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Posted: 3/30/2012 | Print Friendly Version

TWO ‘EXTINCT’ TREES REDISCOVERED IN COASTAL TANZANIA
Missouri Botanical Garden Botanist Aided Identification
of the Critically Endangered Species
 

Erythrina schliebenii 2(ST. LOUIS): Scientists have confirmed the rediscovery of two tree species that were twice feared to have become extinct, according to a report recently published in the Journal of East African Natural History1. The finds were made in highly threatened fragments of dry coastal forest in Tanzania.

Botanist Roy Gereau of the Africa and Madagascar Department at the Missouri Botanical Garden is a member of the East African Plant Red List Authority and coordinates the collection of data for International Union for Conservation of Nature (IUCN) Red List assessments in East Africa. Beginning in 2009, he worked with British scientist Phil Clarke to confirm and correct identifications of specimens from southeastern Tanzania to determine the current status of these species.

“Both trees are still in critical danger of extinction, given that fewer than 50 individuals of each species are known,” said Assistant Curator and Tanzania Program Director Gereau. “‘Critically Endangered’ is the highest threat category on the IUCN Red List of Threatened Species, and any species with fewer than 50 mature individuals surviving in the wild is automatically placed in that category.”

Erythrina schliebenii 1One of the tree species, Erythrina schliebenii (in the legume family, Fabaceae) belongs to the genus of “coral trees” which have spectacular red flowers and viciously spiny trunks. The tree was only known from two collections from the 1930s, in an area later cleared for a cashew nut plantation, and was listed as “Extinct” on the IUCN Red List in 1998. It was, however, recollected in a small patch of unprotected forest in 2001, but when a part of that forest was cleared for a biofuel plantation in 2008 it was again feared that it might have gone extinct. The other tree species, Karomia gigas (in the mint family, Lamiaceae), was only known from a single specimen cut down a few years after it was first discovered in coastal Kenya in 1977. Another tree was found in 1993 some 600 kilometers away in a tiny fragment of forest in Tanzania, but a more recent search at the same site was unable to relocate it.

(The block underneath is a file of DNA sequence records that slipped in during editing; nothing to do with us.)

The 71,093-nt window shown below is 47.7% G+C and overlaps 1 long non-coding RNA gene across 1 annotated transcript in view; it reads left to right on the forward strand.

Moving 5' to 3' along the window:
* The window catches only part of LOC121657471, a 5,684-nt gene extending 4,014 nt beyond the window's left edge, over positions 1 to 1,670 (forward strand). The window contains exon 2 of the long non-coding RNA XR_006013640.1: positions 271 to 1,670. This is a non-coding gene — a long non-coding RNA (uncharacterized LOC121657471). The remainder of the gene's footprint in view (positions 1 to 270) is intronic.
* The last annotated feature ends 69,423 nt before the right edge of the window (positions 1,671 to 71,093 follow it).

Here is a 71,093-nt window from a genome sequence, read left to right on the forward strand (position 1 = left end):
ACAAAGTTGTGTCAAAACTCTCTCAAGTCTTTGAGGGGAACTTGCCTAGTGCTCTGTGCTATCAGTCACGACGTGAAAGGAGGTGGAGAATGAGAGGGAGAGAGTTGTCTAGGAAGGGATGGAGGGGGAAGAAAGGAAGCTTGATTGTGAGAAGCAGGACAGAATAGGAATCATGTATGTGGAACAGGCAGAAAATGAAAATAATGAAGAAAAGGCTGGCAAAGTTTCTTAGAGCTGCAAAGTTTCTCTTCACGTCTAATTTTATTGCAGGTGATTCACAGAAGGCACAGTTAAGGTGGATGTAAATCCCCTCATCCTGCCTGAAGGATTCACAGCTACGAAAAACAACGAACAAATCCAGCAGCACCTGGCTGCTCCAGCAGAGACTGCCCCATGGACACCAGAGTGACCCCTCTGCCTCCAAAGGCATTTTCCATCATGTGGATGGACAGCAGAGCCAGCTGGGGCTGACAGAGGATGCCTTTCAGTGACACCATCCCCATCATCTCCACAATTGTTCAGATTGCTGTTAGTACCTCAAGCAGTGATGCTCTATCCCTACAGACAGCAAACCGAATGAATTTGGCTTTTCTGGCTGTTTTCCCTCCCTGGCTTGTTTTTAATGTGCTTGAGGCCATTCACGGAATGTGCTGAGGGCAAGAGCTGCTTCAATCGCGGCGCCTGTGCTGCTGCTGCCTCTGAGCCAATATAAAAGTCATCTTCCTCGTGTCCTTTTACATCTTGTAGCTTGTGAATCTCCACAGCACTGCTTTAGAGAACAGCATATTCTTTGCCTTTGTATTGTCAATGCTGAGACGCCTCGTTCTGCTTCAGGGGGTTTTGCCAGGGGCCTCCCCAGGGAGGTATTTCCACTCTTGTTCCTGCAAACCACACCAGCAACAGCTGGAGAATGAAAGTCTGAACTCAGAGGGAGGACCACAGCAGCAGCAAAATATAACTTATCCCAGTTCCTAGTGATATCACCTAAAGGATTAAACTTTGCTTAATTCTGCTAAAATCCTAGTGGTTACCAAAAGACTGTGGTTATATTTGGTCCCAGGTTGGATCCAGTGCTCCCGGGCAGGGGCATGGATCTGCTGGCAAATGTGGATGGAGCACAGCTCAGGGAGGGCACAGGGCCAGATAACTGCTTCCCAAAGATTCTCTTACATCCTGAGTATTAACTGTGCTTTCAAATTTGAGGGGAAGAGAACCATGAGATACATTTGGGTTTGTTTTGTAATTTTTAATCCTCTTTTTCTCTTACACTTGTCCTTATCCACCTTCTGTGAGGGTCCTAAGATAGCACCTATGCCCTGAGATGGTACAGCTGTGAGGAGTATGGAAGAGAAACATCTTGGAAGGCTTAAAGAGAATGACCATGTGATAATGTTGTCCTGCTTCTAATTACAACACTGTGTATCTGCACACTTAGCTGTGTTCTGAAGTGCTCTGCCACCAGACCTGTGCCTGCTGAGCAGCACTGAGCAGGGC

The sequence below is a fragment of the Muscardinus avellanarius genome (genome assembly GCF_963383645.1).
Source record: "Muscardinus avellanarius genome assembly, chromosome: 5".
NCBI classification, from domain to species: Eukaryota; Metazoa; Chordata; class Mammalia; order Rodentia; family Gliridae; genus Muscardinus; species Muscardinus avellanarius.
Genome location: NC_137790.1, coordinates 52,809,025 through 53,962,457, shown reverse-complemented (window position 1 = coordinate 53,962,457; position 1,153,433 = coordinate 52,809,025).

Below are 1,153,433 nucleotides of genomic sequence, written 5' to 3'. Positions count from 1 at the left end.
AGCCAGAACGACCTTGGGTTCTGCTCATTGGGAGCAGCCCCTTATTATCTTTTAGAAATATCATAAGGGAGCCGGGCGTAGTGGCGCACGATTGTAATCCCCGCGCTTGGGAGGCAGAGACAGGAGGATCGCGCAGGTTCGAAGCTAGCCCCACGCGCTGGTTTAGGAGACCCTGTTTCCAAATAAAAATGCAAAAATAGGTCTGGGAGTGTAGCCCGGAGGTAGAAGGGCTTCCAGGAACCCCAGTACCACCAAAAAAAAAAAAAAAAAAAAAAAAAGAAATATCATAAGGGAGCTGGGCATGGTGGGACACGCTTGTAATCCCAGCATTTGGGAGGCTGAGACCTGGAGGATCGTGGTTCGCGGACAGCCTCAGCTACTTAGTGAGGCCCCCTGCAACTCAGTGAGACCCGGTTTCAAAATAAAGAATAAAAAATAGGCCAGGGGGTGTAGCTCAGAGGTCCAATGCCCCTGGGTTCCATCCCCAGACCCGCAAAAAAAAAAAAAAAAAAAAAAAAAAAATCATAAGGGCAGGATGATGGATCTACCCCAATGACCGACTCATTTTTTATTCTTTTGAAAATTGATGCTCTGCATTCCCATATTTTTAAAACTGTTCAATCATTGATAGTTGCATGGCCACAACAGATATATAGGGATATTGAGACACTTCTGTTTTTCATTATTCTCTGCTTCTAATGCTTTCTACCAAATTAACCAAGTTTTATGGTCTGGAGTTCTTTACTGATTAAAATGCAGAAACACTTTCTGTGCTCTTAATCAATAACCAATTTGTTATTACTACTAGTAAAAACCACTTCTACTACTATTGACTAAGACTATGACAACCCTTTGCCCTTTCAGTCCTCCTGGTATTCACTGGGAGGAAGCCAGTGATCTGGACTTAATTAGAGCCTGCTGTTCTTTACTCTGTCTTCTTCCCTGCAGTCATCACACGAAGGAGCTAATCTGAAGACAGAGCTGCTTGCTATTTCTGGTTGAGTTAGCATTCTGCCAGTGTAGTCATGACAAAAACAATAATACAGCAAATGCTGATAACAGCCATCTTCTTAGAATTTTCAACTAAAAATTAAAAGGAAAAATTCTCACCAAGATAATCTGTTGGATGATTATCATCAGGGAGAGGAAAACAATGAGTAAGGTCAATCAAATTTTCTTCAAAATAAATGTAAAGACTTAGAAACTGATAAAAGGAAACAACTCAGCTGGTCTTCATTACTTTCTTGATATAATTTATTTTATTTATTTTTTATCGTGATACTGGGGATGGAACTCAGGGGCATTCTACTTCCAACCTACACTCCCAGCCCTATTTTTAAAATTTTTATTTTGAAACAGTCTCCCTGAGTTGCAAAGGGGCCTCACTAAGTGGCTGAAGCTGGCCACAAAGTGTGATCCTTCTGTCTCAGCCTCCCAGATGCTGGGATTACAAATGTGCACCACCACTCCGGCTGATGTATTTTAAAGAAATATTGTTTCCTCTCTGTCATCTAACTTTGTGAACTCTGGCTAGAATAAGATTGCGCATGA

Last year botanists from the University of Dar es Salaam, Tanzania set out to look for both trees near where they had most recently been found. They discovered small populations of both in remote coastal forest near Kilwa in southeastern Tanzania.

The coral tree Erythrina schliebenii was collected with mature seeds for the first time, allowing taxonomists at the Royal Botanic Gardens, Kew to remove previous doubts of its status as a distinct species. This was possible through consulting reference collections of coral tree specimens housed in herbaria throughout the world, including specimens of related African species in the Missouri Botanical Garden herbarium.

Recent improvements in infrastructure, together with a rapid population increase, are putting the coastal forests of southeastern Tanzania under increasing threat of being degraded and cleared.

Cosmas Mlig with Karomia gigas leaf and twigErythrina schliebenii has only survived because it grows in rocky areas that are not usually cleared for cultivation, but even those areas will be cleared one day if nothing is done,” said botanist Cosmas Mligo from the University of Dar es Salaam.

The discovery of these rare trees will spur efforts by the World Wildlife Fund (WWF), in partnership with local communities and the Tanzanian government, to conserve the patches of coastal forest where they were found.

Recent fieldwork in Tanzania’s coastal forests was supported by the United Nations Development Programme Global Environment Facility (UNDP GEF), the WWF and the Tanzania Forest Service.

Today, 153 years after opening, the Missouri Botanical Garden is a National Historic Landmark and a center for science, conservation, education and horticultural display. With scientists working in 35 countries on six continents around the globe, the Missouri Botanical Garden has one of the three largest plant science programs in the world and a mission “to discover and share knowledge about plants and their environment in order to preserve and enrich life.” For general information about the Missouri Botanical Garden, visit www.mobot.org.

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NOTE: Digital images available by request or via Flickr. Download media materials at www.mobot.org/media 

1 Paper citation: Clarke, G.P., N.D. Burgess, F.M. Mbago, C. Mligo, B. Mackinder & R.E. Gereau. 2011. Two ‘extinct’ trees rediscovered near Kilwa, Tanzania. J. East African Nat. Hist. 100(1&2):133–140. http://www.bioone.org/toc/eanh/100/1-2